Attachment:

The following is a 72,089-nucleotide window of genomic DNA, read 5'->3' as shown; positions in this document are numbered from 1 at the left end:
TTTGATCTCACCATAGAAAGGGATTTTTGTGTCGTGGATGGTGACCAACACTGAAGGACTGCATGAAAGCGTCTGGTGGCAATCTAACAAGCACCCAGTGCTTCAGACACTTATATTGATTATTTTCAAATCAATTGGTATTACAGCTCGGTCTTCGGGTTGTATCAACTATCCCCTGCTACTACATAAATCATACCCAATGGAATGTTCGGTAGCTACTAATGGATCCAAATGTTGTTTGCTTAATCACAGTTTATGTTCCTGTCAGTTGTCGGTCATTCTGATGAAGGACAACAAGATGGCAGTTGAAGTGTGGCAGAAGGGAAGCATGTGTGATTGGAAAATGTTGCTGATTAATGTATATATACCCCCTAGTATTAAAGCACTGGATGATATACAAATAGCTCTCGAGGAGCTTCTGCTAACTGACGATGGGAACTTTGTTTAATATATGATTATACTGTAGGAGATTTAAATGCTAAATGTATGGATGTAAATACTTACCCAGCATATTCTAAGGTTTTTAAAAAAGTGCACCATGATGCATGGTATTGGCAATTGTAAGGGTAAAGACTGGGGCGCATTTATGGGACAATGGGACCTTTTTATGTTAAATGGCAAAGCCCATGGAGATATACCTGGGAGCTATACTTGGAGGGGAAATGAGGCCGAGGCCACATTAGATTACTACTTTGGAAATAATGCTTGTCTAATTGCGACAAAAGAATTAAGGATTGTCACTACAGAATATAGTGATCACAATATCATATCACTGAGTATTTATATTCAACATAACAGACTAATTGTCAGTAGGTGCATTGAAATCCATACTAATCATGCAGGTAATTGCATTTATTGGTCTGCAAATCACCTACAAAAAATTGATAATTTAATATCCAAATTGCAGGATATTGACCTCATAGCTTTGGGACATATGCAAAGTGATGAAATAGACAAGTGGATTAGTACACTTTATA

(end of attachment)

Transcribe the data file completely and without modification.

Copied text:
The following is a 72,089-nucleotide window of genomic DNA, read 5'->3' as shown; positions in this document are numbered from 1 at the left end:
TTTGATCTCACCATAGAAAGGGATTTTTGTGTCGTGGATGGTGACCAACACTGAAGGACTGCATGAAAGCGTCTGGTGGCAATCTAACAAGCACCCAGTGCTTCAGACACTTATATTGATTATTTTCAAATCAATTGGTATTACAGCTCGGTCTTCGGGTTGTATCAACTATCCCCTGCTACTACATAAATCATACCCAATGGAATGTTCGGTAGCTACTAATGGATCCAAATGTTGTTTGCTTAATCACAGTTTATGTTCCTGTCAGTTGTCGGTCATTCTGATGAAGGACAACAAGATGGCAGTTGAAGTGTGGCAGAAGGGAAGCATGTGTGATTGGAAAATGTTGCTGATTAATGTATATATACCCCCTAGTATTAAAGCACTGGATGATATACAAATAGCTCTCGAGGAGCTTCTGCTAACTGACGATGGGAACTTTGTTTAATATATGATTATACTGTAGGAGATTTAAATGCTAAATGTATGGATGTAAATACTTACCCAGCATATTCTAAGGTTTTTAAAAAAGTGCACCATGATGCATGGTATTGGCAATTGTAAGGGTAAAGACTGGGGCGCATTTATGGGACAATGGGACCTTTTTATGTTAAATGGCAAAGCCCATGGAGATATACCTGGGAGCTATACTTGGAGGGGAAATGAGGCCGAGGCCACATTAGATTACTACTTTGGAAATAATGCTTGTCTAATTGCGACAAAAGAATTAAGGATTGTCACTACAGAATATAGTGATCACAATATCATATCACTGAGTATTTATATTCAACATAACAGACTAATTGTCAGTAGGTGCATTGAAATCCATACTAATCATGCAGGTAATTGCATTTATTGGTCTGCAAATCACCTACAAAAAATTGATAATTTAATATCCAAATTGCAGGATATTGACCTCATAGCTTTGGGACATATGCAAAGTGATGAAATAGACAAGTGGATTAGTACACTTTATA